Our democracies are challenged by false news and disinformation. The new digital media-world, where it is easy for everyone to publish what they may wish, undermines the status of the free press and opens for more disinformation to enter our lives. Researchers have examined many aspects of false news, but not so much the visual aspects of the problem. The advent of deepfakes and related AI-based manipulation strategies, however, have now made the need for research on visual disinformation pressing.
The challenge involves a range of visual materials that may support manipulation efforts, from the simplest altered photographs and videos to the high-tech AI-generated videos of tomorrow. Many media organizations have responded by developing guidelines for verification of visual materials. Some are promising, but they generally appear to be based on a poor understanding of basic photographic terms and concepts. This partly hampers their work.
In order to amend this problem, and help improve their work, PHOTOFAKE offers a research-based revision of the most important concepts used when discussing visual manipulation, alteration of photographic images and computer-generated images which to our eyes look like there are taken by cameras even though they are not.
An interdisciplinary team which combines humanist competence on photographic media and competence in the digital economy and computer science will produce materials describing how verification guidelines for camera-based images can best be optimized, and how verification based on such guidelines can be optimized, also while taking into consideration how photographic technologies and practices likely will develop over the next years. PHOTOFAKE will by means of its research contribute to strengthening the ability of the media and of citizens to defend our democratic societies.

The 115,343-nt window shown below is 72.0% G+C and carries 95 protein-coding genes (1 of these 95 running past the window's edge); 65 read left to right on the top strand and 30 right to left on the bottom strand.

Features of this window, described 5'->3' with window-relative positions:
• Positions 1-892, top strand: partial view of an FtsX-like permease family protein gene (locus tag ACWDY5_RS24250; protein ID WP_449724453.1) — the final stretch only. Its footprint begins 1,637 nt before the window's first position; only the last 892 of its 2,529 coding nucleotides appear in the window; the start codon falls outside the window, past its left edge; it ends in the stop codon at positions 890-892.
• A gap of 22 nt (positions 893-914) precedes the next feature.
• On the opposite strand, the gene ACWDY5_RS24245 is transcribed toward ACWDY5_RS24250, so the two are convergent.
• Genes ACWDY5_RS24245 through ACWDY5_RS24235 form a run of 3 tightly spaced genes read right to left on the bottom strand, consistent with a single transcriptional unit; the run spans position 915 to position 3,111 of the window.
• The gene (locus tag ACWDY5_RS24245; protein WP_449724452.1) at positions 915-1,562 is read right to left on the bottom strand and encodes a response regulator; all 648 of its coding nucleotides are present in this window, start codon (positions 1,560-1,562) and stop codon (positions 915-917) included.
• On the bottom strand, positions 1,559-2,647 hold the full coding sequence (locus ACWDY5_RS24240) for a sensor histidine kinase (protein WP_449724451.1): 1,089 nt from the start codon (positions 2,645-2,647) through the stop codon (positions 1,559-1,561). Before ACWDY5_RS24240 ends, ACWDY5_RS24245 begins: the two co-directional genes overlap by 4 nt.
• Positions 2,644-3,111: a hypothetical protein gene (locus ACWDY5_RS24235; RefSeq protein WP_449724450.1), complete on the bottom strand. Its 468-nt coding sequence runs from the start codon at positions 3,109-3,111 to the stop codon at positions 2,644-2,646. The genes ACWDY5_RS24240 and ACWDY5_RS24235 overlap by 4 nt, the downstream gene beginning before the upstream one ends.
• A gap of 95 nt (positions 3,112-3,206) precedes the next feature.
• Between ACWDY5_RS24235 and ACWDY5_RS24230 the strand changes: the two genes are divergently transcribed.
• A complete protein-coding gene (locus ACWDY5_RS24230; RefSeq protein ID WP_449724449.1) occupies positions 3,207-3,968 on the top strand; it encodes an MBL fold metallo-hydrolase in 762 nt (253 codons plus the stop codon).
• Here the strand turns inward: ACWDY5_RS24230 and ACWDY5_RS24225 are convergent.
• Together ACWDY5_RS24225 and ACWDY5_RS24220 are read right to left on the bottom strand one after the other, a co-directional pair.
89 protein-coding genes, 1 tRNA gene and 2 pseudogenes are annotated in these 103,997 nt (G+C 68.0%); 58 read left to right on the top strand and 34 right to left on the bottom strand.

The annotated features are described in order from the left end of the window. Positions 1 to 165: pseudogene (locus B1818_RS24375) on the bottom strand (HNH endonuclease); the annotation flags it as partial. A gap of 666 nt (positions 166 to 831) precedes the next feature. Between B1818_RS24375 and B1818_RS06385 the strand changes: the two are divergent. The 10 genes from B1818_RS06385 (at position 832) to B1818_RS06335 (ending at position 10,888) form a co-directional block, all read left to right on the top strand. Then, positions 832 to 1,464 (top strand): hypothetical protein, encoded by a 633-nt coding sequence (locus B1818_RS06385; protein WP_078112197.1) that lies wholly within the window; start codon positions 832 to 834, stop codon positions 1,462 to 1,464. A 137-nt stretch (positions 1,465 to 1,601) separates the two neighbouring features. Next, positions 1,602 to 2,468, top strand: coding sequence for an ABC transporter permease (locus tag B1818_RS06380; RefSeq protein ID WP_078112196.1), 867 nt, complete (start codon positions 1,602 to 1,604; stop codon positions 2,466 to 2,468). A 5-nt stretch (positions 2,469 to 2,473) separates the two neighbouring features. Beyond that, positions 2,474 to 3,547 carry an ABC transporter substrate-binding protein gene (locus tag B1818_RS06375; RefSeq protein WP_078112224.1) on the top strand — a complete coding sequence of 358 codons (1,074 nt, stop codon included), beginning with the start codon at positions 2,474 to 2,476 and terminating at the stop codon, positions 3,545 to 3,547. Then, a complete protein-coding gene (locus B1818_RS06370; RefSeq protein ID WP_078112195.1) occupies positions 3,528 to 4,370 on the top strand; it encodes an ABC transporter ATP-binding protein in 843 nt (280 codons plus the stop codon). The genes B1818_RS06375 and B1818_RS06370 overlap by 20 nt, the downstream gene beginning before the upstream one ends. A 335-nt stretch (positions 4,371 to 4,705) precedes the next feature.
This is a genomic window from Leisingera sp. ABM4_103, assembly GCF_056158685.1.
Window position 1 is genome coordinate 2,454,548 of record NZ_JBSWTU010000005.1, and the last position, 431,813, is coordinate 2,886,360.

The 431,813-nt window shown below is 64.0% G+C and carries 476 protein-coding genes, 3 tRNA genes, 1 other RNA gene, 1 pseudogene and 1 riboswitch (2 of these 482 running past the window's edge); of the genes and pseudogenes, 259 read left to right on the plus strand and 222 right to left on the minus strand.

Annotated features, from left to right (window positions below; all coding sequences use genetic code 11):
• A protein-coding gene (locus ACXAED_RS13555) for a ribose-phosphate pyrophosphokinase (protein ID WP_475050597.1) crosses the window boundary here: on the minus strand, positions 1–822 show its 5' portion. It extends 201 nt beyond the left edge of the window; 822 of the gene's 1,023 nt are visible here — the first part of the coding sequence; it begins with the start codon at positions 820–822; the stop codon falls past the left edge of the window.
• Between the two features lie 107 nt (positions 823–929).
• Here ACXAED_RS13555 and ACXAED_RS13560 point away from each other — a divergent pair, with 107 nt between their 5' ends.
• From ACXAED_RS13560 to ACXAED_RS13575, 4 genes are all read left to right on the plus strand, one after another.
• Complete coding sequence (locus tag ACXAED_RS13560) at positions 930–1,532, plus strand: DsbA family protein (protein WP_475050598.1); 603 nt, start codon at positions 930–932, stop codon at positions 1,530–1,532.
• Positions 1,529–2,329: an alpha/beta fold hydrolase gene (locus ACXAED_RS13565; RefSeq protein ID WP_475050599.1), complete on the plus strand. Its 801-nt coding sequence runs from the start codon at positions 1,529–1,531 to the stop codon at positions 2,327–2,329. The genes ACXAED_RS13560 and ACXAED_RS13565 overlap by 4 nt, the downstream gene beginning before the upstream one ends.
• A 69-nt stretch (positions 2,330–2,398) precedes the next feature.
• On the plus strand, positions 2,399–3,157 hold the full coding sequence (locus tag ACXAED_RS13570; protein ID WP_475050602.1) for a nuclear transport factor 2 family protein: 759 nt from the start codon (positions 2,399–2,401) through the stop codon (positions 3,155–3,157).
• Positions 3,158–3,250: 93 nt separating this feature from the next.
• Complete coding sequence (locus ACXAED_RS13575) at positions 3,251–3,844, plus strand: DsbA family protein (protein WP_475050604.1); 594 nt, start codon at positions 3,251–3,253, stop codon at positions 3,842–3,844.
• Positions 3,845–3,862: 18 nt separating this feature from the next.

Our democracies are challenged by fake news and deliberate misinformation. The new digital economy has undermined the status of the free press as curator of public discourse and dispersed citizens to a variety of non-curated social media platforms with questionable veracity. While there are substantial ongoing research efforts on the vogue of false news which has ensued, research on the visual aspects of disinformation, exacerbated by the advent of deepfakes and related AI-alterations, is sparse.
The present challenge goes beyond deepfakes. It concerns a multitude of manipulating visual materials, from the most rudimentary to the AI-altered and -generated videos of tomorrow. Media organizations now develop manuals for fact-checking visual material, and compliment these with technical verification systems. Some manuals are promising, but the basic vocabulary informing them is unsatisfactory. These conceptual problems are fundamentally photo-theoretical and require humanist competence on photographic media.
PHOTOFAKE offers a research-based revision of this key vocabulary employed in discussions of photographic image alteration as well as computer-generated imagery that mimics camera-based images. An interdisciplinary team, combining basic theoretical and historical expertise from the humanities with cutting-edge expertise in digital economics and computer science, seeks to produce guidelines for the optimization of fact check guides for camera-images, and for their use, informed also by future scenarios that add resilience to the guidelines. These efforts will, at the same time, produce new insights that add more broadly to our understanding of the current information disorder.